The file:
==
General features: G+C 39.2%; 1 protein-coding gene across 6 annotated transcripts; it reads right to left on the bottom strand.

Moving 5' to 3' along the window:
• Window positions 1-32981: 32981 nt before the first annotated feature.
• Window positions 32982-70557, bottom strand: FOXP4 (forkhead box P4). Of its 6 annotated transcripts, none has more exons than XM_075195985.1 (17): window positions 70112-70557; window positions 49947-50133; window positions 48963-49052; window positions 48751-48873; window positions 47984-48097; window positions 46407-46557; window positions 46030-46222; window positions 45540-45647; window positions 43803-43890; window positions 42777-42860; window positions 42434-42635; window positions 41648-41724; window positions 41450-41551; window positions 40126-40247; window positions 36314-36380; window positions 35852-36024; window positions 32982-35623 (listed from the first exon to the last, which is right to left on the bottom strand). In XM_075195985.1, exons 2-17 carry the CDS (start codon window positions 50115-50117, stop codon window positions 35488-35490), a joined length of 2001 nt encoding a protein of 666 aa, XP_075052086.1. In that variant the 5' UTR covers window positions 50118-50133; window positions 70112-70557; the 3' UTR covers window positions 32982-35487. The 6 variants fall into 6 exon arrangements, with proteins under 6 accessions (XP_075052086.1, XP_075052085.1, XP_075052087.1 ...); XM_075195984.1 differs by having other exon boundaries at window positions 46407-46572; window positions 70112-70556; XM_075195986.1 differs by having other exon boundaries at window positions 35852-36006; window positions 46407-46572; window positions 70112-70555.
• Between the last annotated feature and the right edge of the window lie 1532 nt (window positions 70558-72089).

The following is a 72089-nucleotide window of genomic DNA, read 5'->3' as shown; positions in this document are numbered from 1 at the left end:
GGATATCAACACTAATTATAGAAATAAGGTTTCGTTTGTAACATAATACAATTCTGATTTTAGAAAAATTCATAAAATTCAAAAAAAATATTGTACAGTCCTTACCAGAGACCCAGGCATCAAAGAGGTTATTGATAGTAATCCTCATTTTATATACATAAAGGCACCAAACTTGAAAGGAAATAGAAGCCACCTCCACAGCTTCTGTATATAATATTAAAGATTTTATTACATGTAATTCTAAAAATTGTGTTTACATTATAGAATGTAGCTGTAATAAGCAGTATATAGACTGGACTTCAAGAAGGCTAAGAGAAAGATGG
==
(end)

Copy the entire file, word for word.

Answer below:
General features: G+C 39.2%; 1 protein-coding gene across 6 annotated transcripts; it reads right to left on the bottom strand.

Moving 5' to 3' along the window:
• Window positions 1-32981: 32981 nt before the first annotated feature.
• Window positions 32982-70557, bottom strand: FOXP4 (forkhead box P4). Of its 6 annotated transcripts, none has more exons than XM_075195985.1 (17): window positions 70112-70557; window positions 49947-50133; window positions 48963-49052; window positions 48751-48873; window positions 47984-48097; window positions 46407-46557; window positions 46030-46222; window positions 45540-45647; window positions 43803-43890; window positions 42777-42860; window positions 42434-42635; window positions 41648-41724; window positions 41450-41551; window positions 40126-40247; window positions 36314-36380; window positions 35852-36024; window positions 32982-35623 (listed from the first exon to the last, which is right to left on the bottom strand). In XM_075195985.1, exons 2-17 carry the CDS (start codon window positions 50115-50117, stop codon window positions 35488-35490), a joined length of 2001 nt encoding a protein of 666 aa, XP_075052086.1. In that variant the 5' UTR covers window positions 50118-50133; window positions 70112-70557; the 3' UTR covers window positions 32982-35487. The 6 variants fall into 6 exon arrangements, with proteins under 6 accessions (XP_075052086.1, XP_075052085.1, XP_075052087.1 ...); XM_075195984.1 differs by having other exon boundaries at window positions 46407-46572; window positions 70112-70556; XM_075195986.1 differs by having other exon boundaries at window positions 35852-36006; window positions 46407-46572; window positions 70112-70555.
• Between the last annotated feature and the right edge of the window lie 1532 nt (window positions 70558-72089).

The following is a 72089-nucleotide window of genomic DNA, read 5'->3' as shown; positions in this document are numbered from 1 at the left end:
GGATATCAACACTAATTATAGAAATAAGGTTTCGTTTGTAACATAATACAATTCTGATTTTAGAAAAATTCATAAAATTCAAAAAAAATATTGTACAGTCCTTACCAGAGACCCAGGCATCAAAGAGGTTATTGATAGTAATCCTCATTTTATATACATAAAGGCACCAAACTTGAAAGGAAATAGAAGCCACCTCCACAGCTTCTGTATATAATATTAAAGATTTTATTACATGTAATTCTAAAAATTGTGTTTACATTATAGAATGTAGCTGTAATAAGCAGTATATAGACTGGACTTCAAGAAGGCTAAGAGAAAGATGG